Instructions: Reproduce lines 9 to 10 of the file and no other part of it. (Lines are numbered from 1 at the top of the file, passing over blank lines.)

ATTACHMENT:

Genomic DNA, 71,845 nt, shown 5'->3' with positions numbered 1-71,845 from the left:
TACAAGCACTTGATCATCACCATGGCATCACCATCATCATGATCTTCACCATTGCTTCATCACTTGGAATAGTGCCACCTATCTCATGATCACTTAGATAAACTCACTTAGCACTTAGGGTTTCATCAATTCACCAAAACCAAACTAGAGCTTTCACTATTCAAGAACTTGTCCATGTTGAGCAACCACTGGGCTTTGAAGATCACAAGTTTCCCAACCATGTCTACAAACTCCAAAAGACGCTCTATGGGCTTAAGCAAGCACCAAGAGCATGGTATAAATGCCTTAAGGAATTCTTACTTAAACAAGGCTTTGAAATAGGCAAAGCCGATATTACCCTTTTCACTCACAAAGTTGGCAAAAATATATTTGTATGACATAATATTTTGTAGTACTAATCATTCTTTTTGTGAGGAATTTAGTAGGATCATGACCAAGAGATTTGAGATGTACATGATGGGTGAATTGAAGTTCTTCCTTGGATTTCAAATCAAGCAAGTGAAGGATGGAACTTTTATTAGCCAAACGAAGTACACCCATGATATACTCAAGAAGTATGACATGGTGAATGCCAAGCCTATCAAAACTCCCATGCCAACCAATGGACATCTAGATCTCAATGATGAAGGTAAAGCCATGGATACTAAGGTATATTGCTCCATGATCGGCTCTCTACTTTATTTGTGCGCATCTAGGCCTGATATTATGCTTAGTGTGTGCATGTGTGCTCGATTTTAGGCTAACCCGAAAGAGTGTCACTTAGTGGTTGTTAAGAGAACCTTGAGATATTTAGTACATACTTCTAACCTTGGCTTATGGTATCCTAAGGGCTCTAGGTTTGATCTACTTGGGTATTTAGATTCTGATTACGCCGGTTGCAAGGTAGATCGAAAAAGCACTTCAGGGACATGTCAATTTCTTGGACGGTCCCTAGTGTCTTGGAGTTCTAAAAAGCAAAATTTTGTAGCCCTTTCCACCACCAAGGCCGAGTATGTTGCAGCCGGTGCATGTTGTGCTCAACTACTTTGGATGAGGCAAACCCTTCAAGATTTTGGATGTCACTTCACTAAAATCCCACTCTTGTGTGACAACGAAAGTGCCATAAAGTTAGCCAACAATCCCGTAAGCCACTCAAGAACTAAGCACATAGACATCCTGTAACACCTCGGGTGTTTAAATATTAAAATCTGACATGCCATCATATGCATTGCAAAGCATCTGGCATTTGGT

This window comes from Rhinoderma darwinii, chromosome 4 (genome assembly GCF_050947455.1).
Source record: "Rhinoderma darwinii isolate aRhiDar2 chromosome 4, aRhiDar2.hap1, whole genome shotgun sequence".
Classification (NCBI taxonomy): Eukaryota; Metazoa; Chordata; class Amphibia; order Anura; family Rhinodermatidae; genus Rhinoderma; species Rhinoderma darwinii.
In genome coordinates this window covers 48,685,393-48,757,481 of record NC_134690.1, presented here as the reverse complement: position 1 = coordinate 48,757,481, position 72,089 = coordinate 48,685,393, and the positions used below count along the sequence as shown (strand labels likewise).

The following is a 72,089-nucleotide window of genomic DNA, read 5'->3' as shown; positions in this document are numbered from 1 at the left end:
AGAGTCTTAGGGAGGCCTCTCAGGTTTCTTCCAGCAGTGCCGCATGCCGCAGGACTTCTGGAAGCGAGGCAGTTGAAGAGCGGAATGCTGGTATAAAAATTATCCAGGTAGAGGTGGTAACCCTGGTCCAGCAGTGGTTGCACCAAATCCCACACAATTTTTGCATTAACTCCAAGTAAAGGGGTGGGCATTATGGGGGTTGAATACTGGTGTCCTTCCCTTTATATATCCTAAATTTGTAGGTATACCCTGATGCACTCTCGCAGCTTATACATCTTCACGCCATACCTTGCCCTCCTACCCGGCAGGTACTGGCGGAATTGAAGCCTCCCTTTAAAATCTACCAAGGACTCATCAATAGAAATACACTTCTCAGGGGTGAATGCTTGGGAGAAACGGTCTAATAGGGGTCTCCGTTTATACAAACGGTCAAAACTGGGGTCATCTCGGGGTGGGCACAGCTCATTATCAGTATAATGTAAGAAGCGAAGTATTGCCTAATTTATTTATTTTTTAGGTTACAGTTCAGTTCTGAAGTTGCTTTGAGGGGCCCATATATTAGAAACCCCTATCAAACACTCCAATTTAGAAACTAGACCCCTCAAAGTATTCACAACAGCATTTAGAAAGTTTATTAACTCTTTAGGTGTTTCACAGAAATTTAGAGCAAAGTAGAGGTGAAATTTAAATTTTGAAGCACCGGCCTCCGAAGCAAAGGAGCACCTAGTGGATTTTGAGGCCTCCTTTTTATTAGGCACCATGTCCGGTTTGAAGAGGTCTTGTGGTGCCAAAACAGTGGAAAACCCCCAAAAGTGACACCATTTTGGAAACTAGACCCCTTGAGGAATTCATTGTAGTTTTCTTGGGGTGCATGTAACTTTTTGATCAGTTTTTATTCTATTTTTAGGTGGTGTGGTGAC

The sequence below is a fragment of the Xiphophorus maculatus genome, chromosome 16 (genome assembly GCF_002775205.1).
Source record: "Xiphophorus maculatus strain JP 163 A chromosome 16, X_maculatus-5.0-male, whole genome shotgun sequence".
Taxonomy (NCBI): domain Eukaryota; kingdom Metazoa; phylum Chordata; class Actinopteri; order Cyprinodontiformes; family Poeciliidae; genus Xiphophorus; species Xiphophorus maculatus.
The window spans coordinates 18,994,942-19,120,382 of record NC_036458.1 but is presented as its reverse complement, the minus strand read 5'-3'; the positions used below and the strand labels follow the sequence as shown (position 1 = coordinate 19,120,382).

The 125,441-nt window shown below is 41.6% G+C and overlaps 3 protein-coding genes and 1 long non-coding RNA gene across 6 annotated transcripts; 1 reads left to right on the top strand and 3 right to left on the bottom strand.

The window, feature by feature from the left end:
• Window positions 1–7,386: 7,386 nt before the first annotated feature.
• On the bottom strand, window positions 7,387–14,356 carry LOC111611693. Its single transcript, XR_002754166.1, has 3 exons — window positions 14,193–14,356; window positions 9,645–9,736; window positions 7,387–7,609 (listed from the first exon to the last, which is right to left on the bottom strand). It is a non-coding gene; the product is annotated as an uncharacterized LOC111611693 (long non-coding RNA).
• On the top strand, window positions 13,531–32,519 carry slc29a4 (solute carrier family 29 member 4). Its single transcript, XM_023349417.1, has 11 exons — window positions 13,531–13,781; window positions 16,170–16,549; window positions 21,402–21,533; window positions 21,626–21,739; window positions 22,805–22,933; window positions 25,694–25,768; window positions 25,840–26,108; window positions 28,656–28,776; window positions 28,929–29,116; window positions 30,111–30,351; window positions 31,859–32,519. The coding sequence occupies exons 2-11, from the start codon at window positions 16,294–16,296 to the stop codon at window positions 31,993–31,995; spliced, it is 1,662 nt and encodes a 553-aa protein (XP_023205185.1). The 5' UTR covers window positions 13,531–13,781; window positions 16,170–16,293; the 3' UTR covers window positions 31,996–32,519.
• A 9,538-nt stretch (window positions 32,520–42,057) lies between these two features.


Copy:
The sequence below is a fragment of the Xiphophorus maculatus genome, chromosome 16 (genome assembly GCF_002775205.1).
Source record: "Xiphophorus maculatus strain JP 163 A chromosome 16, X_maculatus-5.0-male, whole genome shotgun sequence".